Federal judge rules money for police in LA cannot depend on cooperation with immigration policies

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A federal judge ruled in favor of L.A., which claimed it was being punished by the Department of Justice for not following stricter immigration enforcement. (KABC)

Los Angeles City Attorney Mike Feuer announced a major win on Thursday after a federal judge ruled in favor of the city of L.A., who claimed they were being punished by the Department of Justice for not following stricter immigration enforcement.

The city filed the lawsuit last year, and the ruling from U.S. District Judge Manuel Real created a nationwide precedent that prevents the Justice Department from tying local immigration enforcement policies to the Community Oriented Policing Services grant.

"This is a complete victory and this is yet another dagger in the heart of the administration's efforts to use federal funds as a weapon to make local jurisdictions complicit in it's civil immigration enforcement policies," said Feuer.

The city applies for annual policing grants that, in L.A., go to community policing. In 2016, the city received over $3 million, which helped hire 25 officers. But last year, new rules from the Trump administration asked that cities alert immigration agents before releasing inmates and allow those agent to conduct inmate interviews.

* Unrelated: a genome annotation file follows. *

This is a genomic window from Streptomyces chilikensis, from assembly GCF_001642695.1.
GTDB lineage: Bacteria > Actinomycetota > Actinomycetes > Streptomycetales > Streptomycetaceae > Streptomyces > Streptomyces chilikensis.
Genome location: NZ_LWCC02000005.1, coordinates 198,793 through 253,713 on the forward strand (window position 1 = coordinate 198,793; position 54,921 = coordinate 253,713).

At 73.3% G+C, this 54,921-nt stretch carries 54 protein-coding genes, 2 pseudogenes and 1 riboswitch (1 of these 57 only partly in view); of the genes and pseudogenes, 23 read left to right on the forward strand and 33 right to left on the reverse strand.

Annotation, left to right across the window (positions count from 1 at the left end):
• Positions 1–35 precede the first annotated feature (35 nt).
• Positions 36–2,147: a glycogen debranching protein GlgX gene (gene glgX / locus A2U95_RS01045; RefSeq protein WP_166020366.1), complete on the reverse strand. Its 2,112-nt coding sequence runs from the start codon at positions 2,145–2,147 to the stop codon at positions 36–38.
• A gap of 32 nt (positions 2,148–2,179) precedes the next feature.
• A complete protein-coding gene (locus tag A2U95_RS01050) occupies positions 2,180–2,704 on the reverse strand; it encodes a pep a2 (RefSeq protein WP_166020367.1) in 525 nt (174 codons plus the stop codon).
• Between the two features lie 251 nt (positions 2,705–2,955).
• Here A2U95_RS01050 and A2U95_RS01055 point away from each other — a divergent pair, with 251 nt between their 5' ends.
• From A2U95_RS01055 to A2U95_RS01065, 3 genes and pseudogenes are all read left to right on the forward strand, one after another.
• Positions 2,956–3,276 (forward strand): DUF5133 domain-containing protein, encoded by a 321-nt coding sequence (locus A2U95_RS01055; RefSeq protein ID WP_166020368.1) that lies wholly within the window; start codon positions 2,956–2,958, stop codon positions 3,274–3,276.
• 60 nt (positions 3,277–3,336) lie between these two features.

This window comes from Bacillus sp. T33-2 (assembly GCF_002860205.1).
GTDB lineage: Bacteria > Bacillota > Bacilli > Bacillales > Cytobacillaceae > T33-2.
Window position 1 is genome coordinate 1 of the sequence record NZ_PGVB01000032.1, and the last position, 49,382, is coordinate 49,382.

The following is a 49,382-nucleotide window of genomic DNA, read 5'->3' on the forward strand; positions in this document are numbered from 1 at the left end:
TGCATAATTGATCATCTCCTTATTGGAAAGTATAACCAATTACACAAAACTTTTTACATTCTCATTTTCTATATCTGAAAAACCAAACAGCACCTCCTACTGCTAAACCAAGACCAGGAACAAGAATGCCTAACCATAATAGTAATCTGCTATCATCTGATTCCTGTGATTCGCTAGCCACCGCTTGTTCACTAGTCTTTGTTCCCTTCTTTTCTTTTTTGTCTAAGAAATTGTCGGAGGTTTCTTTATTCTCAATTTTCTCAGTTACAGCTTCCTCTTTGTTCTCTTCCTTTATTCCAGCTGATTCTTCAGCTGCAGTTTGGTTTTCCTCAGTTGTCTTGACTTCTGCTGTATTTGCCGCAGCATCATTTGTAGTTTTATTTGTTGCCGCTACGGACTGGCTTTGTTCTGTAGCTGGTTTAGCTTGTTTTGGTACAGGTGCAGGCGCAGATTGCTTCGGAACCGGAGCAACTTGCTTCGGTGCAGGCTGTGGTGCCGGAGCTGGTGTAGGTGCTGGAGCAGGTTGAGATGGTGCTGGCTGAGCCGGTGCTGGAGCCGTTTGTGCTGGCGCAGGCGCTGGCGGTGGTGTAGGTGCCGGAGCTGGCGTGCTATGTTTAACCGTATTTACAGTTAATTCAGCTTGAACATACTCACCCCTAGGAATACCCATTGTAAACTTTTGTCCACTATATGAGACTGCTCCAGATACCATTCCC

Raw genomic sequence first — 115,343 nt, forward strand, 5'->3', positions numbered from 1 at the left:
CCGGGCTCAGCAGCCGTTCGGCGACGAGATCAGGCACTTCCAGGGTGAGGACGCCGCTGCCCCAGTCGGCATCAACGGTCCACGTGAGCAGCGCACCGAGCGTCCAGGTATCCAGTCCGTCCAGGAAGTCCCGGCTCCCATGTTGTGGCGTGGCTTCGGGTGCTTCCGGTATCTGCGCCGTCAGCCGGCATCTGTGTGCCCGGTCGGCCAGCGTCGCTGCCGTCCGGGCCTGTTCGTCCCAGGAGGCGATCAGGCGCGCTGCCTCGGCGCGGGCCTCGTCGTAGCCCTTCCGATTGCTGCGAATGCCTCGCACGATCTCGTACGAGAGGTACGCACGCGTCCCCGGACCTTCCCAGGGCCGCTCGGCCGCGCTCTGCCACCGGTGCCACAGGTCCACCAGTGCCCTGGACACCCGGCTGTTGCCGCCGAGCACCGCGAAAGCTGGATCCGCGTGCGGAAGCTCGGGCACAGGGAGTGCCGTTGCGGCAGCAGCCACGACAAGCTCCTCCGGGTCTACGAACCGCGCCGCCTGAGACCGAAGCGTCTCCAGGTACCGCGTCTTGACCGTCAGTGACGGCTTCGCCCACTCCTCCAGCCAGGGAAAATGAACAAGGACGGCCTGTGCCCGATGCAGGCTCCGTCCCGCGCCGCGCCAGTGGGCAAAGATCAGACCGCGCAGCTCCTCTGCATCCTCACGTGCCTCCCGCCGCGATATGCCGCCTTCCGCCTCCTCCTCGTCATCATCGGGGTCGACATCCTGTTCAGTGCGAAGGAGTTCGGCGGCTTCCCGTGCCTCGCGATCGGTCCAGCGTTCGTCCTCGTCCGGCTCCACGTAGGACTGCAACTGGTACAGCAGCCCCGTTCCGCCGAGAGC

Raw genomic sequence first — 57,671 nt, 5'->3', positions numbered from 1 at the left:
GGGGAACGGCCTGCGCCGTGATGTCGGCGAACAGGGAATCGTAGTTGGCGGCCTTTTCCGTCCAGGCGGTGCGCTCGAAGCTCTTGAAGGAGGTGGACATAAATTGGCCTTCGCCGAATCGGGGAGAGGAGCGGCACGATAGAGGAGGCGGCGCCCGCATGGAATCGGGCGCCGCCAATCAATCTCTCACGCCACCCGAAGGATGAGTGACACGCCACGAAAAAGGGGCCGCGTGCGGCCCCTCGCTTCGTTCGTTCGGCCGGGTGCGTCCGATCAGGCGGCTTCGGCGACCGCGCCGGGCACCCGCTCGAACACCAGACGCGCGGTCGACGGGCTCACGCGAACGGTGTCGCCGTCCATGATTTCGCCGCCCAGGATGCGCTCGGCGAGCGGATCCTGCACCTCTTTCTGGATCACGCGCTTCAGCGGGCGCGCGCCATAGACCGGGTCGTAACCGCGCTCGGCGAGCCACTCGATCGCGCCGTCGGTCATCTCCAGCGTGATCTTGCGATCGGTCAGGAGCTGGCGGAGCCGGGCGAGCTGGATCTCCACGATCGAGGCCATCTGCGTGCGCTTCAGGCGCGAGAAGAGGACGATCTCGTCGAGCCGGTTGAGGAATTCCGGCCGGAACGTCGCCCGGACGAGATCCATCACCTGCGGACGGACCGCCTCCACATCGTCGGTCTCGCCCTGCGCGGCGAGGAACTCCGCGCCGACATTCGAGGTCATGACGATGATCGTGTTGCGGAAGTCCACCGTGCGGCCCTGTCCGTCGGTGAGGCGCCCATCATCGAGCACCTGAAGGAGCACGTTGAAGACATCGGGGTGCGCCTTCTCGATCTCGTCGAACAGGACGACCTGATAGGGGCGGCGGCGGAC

Since the city has not complied with these changes, L.A. wasn't awarded any grant money from a $98 million nationwide pool.

"Today, the court said loud and clear what we have said loud and clear. Quit politicizing public safety," said L.A. Mayor Eric Garcetti.

The injunction prevents the Trump administration from imposing their civil immigration related regulations.

"We won't be bullied and we can't be bought. You cannot force us to go against our policies, to go against our principles by withholding money," said LAPD Chief Charlie Beck.

"They claim that we're ineffective about crime, and that is just absolute BS. I travel the whole country with major city police chiefs and when a city has a problem, who do they look to for mentorship and leadership and the techniques and practices that make a big city safe? L.A.," added Beck.

City News Service contributed to this report.
Related Topics:
politicsimmigrationPresident Donald TrumpLos AngelesLos Angeles County
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